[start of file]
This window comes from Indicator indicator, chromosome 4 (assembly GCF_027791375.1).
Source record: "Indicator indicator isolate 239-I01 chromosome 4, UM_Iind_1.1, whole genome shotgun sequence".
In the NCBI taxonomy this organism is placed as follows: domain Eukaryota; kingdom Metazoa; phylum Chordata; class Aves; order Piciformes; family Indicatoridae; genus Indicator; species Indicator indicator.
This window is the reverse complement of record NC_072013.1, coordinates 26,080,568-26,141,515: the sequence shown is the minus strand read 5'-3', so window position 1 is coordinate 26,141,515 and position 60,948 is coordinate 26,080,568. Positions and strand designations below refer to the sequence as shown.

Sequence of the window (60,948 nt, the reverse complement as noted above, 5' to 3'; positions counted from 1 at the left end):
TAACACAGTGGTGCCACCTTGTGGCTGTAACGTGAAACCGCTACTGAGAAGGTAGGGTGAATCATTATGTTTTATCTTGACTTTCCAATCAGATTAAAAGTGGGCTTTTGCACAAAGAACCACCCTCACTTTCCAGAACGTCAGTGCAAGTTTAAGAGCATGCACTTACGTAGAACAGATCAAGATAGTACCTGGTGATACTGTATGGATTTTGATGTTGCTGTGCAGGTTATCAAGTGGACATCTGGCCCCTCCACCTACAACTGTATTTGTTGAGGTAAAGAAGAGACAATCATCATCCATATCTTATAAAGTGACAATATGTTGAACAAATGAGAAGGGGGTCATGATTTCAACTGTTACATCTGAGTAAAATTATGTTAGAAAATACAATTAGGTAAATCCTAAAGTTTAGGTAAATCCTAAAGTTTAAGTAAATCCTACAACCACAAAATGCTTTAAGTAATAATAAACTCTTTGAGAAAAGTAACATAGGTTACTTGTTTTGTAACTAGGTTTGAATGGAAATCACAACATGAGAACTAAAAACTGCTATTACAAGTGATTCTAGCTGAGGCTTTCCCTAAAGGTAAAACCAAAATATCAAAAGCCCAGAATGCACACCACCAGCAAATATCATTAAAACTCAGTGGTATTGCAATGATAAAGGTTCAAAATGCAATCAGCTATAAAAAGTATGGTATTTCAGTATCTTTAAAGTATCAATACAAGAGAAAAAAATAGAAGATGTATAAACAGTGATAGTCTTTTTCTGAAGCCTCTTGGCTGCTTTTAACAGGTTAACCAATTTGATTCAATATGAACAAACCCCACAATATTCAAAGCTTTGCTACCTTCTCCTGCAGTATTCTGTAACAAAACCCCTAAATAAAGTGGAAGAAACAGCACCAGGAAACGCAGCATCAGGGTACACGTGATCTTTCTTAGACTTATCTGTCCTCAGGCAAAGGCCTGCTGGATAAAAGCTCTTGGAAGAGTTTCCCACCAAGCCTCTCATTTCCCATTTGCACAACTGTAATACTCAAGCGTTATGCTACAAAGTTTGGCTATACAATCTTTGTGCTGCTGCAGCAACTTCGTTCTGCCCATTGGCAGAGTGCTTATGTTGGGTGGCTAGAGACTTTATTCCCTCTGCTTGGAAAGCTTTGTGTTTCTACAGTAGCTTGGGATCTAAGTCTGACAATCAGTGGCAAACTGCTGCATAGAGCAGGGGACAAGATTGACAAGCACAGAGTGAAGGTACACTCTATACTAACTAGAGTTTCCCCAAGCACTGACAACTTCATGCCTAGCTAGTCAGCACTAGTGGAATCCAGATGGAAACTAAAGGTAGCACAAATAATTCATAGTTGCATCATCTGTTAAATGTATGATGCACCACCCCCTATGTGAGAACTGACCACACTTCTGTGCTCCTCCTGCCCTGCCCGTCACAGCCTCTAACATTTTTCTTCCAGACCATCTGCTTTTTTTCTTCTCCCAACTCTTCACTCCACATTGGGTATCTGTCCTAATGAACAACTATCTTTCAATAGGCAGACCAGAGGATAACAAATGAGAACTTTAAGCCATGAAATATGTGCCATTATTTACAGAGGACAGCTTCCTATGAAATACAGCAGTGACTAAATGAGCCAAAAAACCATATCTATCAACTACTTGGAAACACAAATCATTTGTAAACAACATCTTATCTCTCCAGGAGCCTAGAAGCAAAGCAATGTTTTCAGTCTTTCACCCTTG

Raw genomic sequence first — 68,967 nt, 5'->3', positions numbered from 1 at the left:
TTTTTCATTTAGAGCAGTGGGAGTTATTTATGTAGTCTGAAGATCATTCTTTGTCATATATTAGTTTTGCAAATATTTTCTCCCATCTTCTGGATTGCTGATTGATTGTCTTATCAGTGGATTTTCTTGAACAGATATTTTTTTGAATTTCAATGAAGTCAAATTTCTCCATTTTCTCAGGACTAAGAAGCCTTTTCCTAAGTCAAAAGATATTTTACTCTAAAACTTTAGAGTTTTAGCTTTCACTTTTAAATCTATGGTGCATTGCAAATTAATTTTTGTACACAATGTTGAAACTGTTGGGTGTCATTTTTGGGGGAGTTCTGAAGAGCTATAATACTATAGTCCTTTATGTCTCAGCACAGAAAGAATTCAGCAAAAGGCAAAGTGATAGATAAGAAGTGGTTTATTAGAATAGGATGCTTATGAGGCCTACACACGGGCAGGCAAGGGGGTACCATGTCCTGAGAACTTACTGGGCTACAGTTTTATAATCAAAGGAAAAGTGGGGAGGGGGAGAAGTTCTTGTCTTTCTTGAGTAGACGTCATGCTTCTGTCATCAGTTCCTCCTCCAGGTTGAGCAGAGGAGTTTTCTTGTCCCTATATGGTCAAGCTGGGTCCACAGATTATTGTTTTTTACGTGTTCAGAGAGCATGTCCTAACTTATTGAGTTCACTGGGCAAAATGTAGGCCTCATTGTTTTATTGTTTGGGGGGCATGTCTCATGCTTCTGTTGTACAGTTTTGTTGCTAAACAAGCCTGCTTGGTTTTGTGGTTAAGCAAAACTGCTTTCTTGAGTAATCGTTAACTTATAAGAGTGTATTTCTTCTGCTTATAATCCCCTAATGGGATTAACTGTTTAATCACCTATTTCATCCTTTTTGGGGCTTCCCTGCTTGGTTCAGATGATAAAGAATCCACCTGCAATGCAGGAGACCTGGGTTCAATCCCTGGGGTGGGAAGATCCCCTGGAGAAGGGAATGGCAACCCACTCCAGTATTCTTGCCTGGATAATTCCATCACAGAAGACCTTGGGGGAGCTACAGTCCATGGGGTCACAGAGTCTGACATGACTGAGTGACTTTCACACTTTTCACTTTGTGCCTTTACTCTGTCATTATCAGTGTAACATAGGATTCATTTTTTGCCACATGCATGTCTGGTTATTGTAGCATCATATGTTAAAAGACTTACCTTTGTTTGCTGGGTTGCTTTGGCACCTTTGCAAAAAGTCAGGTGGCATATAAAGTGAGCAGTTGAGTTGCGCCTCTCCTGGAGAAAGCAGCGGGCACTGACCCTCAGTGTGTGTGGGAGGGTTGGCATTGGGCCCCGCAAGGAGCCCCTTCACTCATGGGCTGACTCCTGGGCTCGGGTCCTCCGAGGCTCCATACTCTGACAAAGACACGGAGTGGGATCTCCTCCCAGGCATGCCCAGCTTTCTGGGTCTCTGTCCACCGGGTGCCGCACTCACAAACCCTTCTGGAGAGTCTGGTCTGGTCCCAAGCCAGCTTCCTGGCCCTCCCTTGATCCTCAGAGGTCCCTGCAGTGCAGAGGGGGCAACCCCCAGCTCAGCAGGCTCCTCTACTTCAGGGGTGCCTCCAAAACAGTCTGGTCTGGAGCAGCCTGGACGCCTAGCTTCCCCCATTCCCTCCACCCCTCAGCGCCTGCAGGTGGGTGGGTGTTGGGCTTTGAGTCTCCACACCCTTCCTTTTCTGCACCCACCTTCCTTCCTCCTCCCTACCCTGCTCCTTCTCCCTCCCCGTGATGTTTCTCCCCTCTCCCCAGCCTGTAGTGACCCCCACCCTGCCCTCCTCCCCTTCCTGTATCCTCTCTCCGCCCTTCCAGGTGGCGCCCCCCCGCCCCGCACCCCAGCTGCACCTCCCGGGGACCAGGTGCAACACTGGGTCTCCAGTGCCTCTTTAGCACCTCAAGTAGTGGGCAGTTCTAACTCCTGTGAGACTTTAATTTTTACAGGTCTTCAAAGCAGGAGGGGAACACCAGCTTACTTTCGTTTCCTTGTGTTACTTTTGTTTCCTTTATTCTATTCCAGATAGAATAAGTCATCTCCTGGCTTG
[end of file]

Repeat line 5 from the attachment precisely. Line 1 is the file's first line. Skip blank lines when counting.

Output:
Sequence of the window (60,948 nt, the reverse complement as noted above, 5' to 3'; positions counted from 1 at the left end):